Engineers are transporting a 660-ton German church 12 kilometres by truck to save it from destruction: Its home village is set to be swallowed up by an expanding coal pit. Now an entire church in eastern Germany is being taken up and moved - thanks to a little faith and a lot of modern technology.
Earlier this week, people in Heuersdorf, a village in Saxony near Leipzig, saw the 750-year-old Emmaus Church lifted onto a truck ahead of its journey to the town of Borna, 12 kilometres (7.5 miles) down the road, which begins today. The church will reach its destination on Oct. 31 if all goes according to plan.
To achieve this feat, the 14.5-metre-high, 8.9-metre-wide and 19.6-metre-high chapel underwent an extensive preparation phase, which began started shortly after Easter 2007 - the last time a service was held in the church.
First , a steel and concrete platform was constructed underneath the structure and thousands of cracks in the walls were plugged with concrete. Then, the church was wrapped in four steel corsets. Once ready, the structure, which weighs 660 tons, was raised 1.6 meters by hydraulic lifts so that an enormous, multi-wheeled red transport bed could be slid in beneath it.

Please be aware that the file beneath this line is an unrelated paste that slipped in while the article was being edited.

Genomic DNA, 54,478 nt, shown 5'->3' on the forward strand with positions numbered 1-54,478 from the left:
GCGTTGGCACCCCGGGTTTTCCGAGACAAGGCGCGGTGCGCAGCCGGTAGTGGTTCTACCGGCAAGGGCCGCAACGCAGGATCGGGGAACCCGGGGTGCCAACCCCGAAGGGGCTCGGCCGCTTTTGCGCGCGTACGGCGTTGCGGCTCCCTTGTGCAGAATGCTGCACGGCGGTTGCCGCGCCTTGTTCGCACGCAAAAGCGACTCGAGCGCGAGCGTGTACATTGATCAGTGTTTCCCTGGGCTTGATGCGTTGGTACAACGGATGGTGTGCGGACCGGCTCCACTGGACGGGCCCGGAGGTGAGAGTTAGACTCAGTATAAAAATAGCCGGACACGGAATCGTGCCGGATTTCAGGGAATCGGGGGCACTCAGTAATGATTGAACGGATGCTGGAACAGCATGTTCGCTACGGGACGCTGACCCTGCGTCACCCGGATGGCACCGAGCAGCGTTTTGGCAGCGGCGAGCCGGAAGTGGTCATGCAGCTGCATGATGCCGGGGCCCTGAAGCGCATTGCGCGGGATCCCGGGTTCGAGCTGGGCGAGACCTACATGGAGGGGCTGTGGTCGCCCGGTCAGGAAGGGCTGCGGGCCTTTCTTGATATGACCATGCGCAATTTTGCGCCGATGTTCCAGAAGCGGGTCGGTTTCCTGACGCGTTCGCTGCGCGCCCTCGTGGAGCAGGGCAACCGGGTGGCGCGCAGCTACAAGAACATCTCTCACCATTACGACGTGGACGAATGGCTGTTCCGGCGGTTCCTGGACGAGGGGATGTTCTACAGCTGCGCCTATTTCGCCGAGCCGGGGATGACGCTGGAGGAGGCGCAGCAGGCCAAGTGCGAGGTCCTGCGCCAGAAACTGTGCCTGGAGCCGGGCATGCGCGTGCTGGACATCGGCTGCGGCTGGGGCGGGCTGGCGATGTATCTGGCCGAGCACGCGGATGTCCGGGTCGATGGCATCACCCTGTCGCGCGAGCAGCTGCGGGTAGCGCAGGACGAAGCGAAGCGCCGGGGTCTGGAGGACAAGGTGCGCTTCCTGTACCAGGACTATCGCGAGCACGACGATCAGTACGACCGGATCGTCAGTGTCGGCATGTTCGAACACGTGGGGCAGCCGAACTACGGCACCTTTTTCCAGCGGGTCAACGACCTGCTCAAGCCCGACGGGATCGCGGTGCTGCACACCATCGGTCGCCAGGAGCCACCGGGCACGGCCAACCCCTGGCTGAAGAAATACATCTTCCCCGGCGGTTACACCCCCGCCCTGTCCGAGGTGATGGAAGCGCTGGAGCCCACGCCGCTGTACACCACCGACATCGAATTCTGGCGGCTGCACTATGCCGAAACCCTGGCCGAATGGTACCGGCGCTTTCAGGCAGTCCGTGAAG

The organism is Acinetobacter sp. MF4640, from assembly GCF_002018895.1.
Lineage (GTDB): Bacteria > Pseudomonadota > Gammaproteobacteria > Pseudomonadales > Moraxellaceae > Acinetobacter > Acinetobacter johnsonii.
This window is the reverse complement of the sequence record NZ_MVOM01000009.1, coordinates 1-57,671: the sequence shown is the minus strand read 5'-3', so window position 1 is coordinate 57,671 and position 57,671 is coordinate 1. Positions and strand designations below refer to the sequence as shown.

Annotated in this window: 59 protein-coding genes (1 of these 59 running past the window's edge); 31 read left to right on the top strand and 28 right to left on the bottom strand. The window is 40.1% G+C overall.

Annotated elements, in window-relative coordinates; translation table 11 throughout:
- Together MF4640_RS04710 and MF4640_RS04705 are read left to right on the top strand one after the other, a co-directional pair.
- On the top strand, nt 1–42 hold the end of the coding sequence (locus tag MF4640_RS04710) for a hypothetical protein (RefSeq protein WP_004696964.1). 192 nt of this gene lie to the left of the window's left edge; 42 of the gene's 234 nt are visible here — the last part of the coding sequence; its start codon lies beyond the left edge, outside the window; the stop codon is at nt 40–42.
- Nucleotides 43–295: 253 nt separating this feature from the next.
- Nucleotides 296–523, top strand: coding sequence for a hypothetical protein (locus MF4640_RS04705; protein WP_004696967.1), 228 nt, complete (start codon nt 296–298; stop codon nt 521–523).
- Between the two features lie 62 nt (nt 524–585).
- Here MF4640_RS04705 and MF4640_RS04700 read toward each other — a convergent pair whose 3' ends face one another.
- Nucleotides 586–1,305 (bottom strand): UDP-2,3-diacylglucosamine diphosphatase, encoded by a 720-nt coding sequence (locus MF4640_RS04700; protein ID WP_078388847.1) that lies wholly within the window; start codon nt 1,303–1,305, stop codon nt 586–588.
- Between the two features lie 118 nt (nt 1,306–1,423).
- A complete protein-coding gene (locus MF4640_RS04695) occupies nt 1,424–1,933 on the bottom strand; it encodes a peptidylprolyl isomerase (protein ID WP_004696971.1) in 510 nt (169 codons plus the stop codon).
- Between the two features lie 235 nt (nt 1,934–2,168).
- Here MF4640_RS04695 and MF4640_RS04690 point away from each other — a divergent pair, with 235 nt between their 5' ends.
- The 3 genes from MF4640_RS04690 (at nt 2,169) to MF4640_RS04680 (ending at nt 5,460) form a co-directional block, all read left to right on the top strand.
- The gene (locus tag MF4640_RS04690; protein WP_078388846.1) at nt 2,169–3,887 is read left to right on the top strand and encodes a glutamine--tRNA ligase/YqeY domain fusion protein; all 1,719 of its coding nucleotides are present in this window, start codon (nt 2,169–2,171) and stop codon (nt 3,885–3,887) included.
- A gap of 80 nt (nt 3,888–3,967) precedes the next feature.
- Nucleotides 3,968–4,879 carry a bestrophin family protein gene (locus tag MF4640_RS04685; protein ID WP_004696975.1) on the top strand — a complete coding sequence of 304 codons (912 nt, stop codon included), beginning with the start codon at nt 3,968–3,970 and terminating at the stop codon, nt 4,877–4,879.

The move is necessary because the village of Heuersdorf is set to disappear, swallowed up by a massive coal mine. The town sits upon an estimated 52 million tons of lignite, or brown coal, which will be taken for use at the nearby power plant in Lippendorf. The town had originally won a court battle to keep its land, but a 2005 decision by a higher court overturned that ruling.